When the British public head to the polls this week they will not only be voting for a UK government, knowingly or not, they will also be voting for what kind of Brexit we will see.
Just short of a year since the landmark referendum result, the political landscape has shifted significantly and Britain again finds itself on the brink of voting for what kind of relationship it will have with the European Union in the future.
Since nearly 52 per cent of those who voted in the 'Brexit' referendum signalled their desire to withdraw from the EU we've seen resignations, leadership contests, a new Prime Minister, a cabinet cull, failed coups and a shadow cabinet reshuffle so long I'm not entirely sure whether or not it's still ongoing today.
The referendum really shook things up and whichever way you look at it, Thursday's election will be remembered as 'the Brexit election'.
Prime Minister Theresa May cited Brexit as the major reason for calling the snap election when she made the announcement back in April and the issue has been a key fighting ground over the campaign period with polarised views coming from political parties.
May herself has shifted her overall messaging from that of strong and stable leadership to positioning herself as the only person capable of conducting Brexit negotiations.
Labour leader Jeremy Corbyn has focussed on the need to secure a trade deal and access to the Single Market in his discussions on Brexit. While Lib Dem leader Tim Farron has made outright opposition to Brexit and the desire for a second referendum the cornerstones of his campaign.
While debates continue on key issues like the NHS, education, welfare and pay, there are few elections in British history which are so tied up and interconnected with one specific issue.
The economic and trading future of the country will be dependent on any deal secured with the EU - if one is indeed secured. The thorny issue of immigration and freedom of movement will be influenced by any ongoing relationship. Business laws, working directives, human rights, university programmes, funding for projects are all also among the many things that will be directly influenced by negotiations.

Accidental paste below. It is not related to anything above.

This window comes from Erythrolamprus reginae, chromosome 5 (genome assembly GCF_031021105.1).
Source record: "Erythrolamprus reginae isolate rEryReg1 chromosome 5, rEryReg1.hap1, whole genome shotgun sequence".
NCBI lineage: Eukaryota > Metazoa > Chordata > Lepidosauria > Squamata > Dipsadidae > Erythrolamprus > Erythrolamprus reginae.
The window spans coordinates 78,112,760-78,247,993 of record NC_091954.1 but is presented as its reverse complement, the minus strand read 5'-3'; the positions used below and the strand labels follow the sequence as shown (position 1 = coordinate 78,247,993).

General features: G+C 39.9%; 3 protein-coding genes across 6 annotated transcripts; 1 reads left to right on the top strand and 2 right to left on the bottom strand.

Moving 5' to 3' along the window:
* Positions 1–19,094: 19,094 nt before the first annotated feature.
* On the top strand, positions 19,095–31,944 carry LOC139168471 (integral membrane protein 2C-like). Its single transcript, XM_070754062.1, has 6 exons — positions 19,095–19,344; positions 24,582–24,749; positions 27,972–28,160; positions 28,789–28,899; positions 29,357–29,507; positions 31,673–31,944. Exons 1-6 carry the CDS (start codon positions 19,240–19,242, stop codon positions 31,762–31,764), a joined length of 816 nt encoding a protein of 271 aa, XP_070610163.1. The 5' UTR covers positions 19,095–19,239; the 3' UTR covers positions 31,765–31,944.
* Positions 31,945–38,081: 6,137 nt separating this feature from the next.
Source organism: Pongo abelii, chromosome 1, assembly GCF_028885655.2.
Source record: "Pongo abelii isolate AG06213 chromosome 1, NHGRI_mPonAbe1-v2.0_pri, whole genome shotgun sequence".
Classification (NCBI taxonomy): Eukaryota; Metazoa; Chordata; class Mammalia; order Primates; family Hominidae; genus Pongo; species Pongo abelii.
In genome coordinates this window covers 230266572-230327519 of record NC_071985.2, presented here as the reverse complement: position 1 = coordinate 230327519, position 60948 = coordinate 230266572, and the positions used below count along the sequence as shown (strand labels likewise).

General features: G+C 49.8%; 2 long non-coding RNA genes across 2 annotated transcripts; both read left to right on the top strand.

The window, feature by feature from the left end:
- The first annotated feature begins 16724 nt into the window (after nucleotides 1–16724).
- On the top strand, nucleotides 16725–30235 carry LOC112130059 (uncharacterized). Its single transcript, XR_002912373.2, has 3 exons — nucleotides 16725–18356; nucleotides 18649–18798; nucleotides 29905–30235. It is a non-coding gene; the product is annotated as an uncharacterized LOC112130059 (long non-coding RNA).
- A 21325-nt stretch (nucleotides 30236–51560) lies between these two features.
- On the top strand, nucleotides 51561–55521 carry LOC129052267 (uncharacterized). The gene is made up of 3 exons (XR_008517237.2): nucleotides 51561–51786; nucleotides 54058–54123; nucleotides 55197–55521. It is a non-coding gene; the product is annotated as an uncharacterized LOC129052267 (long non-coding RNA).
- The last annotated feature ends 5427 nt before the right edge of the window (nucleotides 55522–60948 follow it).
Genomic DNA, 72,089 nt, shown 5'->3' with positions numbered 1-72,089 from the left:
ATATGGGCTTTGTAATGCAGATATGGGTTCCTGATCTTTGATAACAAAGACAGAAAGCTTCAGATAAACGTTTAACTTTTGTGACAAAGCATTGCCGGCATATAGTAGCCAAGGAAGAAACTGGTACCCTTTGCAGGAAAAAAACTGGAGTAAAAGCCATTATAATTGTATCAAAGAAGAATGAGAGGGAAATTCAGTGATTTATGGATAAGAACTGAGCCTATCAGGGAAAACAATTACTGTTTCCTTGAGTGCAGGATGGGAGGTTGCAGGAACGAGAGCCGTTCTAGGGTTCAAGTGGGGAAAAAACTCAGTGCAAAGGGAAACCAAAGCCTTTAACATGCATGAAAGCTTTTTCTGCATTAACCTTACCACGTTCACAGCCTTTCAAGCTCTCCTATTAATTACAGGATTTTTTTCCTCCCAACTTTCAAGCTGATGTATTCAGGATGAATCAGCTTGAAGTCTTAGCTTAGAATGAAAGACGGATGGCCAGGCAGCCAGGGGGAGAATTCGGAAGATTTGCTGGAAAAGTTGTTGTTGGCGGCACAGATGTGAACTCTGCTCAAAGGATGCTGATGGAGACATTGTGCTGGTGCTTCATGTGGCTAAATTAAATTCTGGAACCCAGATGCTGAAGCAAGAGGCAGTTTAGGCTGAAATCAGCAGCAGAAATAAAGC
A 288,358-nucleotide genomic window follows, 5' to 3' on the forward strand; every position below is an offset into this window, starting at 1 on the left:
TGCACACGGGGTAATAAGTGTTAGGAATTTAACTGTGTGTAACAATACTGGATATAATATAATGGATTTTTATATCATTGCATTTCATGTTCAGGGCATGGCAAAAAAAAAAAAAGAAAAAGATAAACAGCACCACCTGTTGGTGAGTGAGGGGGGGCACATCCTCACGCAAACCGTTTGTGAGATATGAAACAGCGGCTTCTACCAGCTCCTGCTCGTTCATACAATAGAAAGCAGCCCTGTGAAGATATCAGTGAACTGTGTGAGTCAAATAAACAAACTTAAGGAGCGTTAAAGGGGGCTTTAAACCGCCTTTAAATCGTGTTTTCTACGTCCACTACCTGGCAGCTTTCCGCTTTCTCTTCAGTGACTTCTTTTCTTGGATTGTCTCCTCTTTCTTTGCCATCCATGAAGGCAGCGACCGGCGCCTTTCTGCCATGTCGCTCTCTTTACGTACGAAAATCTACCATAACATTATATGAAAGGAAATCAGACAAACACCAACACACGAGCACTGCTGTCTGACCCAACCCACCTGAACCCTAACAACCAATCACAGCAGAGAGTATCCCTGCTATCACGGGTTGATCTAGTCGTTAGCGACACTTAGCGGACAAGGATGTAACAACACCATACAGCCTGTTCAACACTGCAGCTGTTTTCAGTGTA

In light of the tragic events in London and Manchester over the last two weeks, even approaches to terror and security are inextricably linked to Brexit talks and how surveillance and information will be shared between Britain and member states following its withdrawal.
So what are we likely to see? If Theresa May secures a majority then 'Hard Brexit' will definitely be on the cards. The size of the majority will dictate quite how much flexibility there is on this, but given the language used in the campaigns, a large majority will be seen as a mandate for Hard Brexit and the possibility of withdrawing from the EU with no trade deal.
A Conservative minority government will likely see significant concessions made and could potentially trigger another early general election. A Conservative-led coalition has the potential to take completely different turns, with the Lib Dems and UKIP their most likely partners - yet again this could also trigger another early general election.
Partner with UKIP and the Hard Brexit will be delivered, join forces with the Lib Dems and a second referendum would be in the offing and views on the freedom of movement could well be softened.
A Labour majority or Labour-led coalition would see the UK bid to stay in the Single Market, a meaningful parliamentary vote on the terms of the negotiation deal and the potential for a second referendum if allied with the Lib Dems, SNP and/or the Green Party.
So despite the referendum result almost 12 months ago, there is much about Brexit which remains completely unresolved and which could well hinge on the way the vote goes on Thursday.
Any significant deviation from the polls has the potential to trigger the kind of chain reaction the referendum vote itself led to as leaders and parties scramble to react to the viewpoints of the public and the landscape laid out before them.
We've heard many times that 'Brexit means Brexit' but with negotiations with the EU scheduled to start just 11 days after the vote, in the next two weeks we should all be clearer on what Brexit really means.